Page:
Hospital Discharge: What to Expect
Hospital discharge is when a person is released from the hospital after treatment. You will be discharged when you no longer need to be in a hospital for your care. But this does not mean that you are fully healed or recovered. You may have a health condition that still needs attention and care. You may be able to go home. Or you may need to go to another type of facility, such as a rehabilitation facility or nursing home.
Many hospitals have a discharge planner. This person helps coordinate the information and care you will need after you leave. The discharge planner will make sure you:
Understand your injury or illness
Know the next steps to take, such as taking medicine or caring for a bandage (dressing)
Know who to contact if you have a question or a problem
Where you will go next
You may still need to get care after leaving the hospital. After discharge you will go through a transition of care. That means you will now have a different level of medical care outside of the hospital. You may go to:
Another facility. You may go to a skilled nursing facility for continuing medical care. Or you may go to a rehabilitation facility for physical rehabilitation. Healthcare providers at these places will keep in touch with the hospital. This is to help make sure you get the treatment you need.
Your home or the home of a family member. You or a family member will work with your healthcare providers to manage your care at home. A home care agency may send healthcare providers to your home. These people will give you tests or medicines as needed, and check on your recovery. They can also help you arrange help at home as needed.
No matter where you go after discharge, follow all the instructions from your healthcare providers. This will help prevent problems that can send you back to the hospital.
Getting ready for your discharge
Before you start the discharge process, ask for paper and a pen or pencil. Make a list of all of your questions. When asking questions, write down the answers. Make sure your questions are fully answered. If English is not your first language, ask for help with the language. Ask for printed information about your discharge. You may also want to ask a family member or friend to be with you during the discharge process. You will also need to arrange a ride home.
Important information at discharge
During the discharge process, your healthcare team will give you the information you need to make the transition. Make sure you have all the information you need. Your medical team should discuss all of the following with you:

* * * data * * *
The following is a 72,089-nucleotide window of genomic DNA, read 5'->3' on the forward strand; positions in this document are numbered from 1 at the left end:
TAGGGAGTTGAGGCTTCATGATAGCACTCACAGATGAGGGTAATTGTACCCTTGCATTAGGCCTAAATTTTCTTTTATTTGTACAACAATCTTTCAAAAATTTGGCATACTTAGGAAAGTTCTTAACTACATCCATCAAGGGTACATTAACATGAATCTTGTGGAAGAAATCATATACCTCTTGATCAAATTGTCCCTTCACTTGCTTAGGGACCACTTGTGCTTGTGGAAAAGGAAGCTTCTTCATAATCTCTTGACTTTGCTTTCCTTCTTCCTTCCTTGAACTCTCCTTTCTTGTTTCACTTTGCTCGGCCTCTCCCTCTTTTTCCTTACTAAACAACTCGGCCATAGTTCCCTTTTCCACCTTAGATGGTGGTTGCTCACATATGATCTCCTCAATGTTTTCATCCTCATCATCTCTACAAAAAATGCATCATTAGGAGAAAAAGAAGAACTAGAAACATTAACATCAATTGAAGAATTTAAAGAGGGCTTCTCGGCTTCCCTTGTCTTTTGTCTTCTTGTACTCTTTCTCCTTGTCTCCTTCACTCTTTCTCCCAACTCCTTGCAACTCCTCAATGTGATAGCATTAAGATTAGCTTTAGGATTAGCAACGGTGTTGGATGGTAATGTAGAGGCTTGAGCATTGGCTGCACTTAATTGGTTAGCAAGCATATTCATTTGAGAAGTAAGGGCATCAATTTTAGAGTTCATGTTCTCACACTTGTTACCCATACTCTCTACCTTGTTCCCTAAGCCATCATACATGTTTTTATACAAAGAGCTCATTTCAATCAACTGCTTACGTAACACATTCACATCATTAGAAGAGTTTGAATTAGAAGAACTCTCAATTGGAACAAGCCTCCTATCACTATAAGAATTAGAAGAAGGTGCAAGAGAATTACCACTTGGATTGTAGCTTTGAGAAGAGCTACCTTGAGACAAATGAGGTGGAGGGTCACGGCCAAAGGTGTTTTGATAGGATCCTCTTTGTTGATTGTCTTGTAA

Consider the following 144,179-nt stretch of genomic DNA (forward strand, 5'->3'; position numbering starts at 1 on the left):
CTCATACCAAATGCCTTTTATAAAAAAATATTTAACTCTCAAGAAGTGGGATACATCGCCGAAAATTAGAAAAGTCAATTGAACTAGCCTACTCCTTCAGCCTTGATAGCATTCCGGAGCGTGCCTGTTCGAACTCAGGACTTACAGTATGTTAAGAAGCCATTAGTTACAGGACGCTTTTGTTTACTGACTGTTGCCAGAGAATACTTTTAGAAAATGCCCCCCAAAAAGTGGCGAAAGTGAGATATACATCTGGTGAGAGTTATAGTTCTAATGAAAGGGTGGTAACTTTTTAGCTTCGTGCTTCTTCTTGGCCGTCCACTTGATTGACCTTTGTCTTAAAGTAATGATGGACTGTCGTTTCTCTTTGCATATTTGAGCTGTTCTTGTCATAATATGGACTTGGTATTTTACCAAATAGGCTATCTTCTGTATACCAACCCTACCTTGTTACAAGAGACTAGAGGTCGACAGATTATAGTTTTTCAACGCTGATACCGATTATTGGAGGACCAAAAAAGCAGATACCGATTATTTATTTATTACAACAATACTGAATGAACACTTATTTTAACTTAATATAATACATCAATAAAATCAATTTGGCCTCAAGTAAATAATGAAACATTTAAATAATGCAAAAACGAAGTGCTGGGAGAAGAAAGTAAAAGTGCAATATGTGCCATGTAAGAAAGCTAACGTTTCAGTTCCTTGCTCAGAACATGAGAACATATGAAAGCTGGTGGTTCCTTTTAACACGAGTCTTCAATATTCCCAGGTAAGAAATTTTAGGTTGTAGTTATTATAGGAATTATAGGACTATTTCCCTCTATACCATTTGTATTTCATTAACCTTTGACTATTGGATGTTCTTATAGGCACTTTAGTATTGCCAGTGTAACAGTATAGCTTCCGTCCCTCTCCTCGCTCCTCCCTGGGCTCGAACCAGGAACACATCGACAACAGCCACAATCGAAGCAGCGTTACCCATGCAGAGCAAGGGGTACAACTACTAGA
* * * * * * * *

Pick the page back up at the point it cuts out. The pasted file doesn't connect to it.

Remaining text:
Your medical condition at the time of discharge
What kinds of follow-up care you will need, such as physical therapy
What medicines you need to take, including why, when, and how to take them, and possible side effects to watch for
What medical equipment you will need, and how to get it
When and how you will get test results
Instructions on what you can eat and drink
What exercise you can or should do
What activities you should not do
What you can expect at your new facility, if you’re not going home
Phone numbers to call if you have a question or problem
Instructions about when you should call
Dates and times of your follow-up appointments, or information about how to make appointments
Making sure your healthcare providers communicate
When you leave the hospital, the hospital team will need to communicate with the next set of healthcare providers about your care needs. Ask the hospital when this will occur. Make sure your new healthcare providers have all the information they need before your first follow-up appointment. Without this information, they will not be able to give you the care you need.
After you are discharged
After you leave the hospital, you will need to make sure to take care of yourself as instructed. This will help ensure you don’t need to go back into the hospital. Carefully follow all of the instructions from your healthcare provider. If you have a question about your follow-up care, call to ask. If you’re concerned about problems, make sure to call with questions. This can help prevent problems from getting worse.
Make sure to keep all of your follow-up appointments. When you go to an appointment, be ready to tell your healthcare provider how you have been feeling. Bring copies of any tests results. Ask questions about any part of your recovery or care.
Let family members or friends be a part of your recovery after discharge. They may be able to pick up medicines or take you to appointments. They may remember things that you forget about symptoms, problems, or questions you want to ask. This can help you have a smoother recovery after discharge.
March 21, 2017
Perez, Eric, MD,Ziegler, Olivia, MS, PA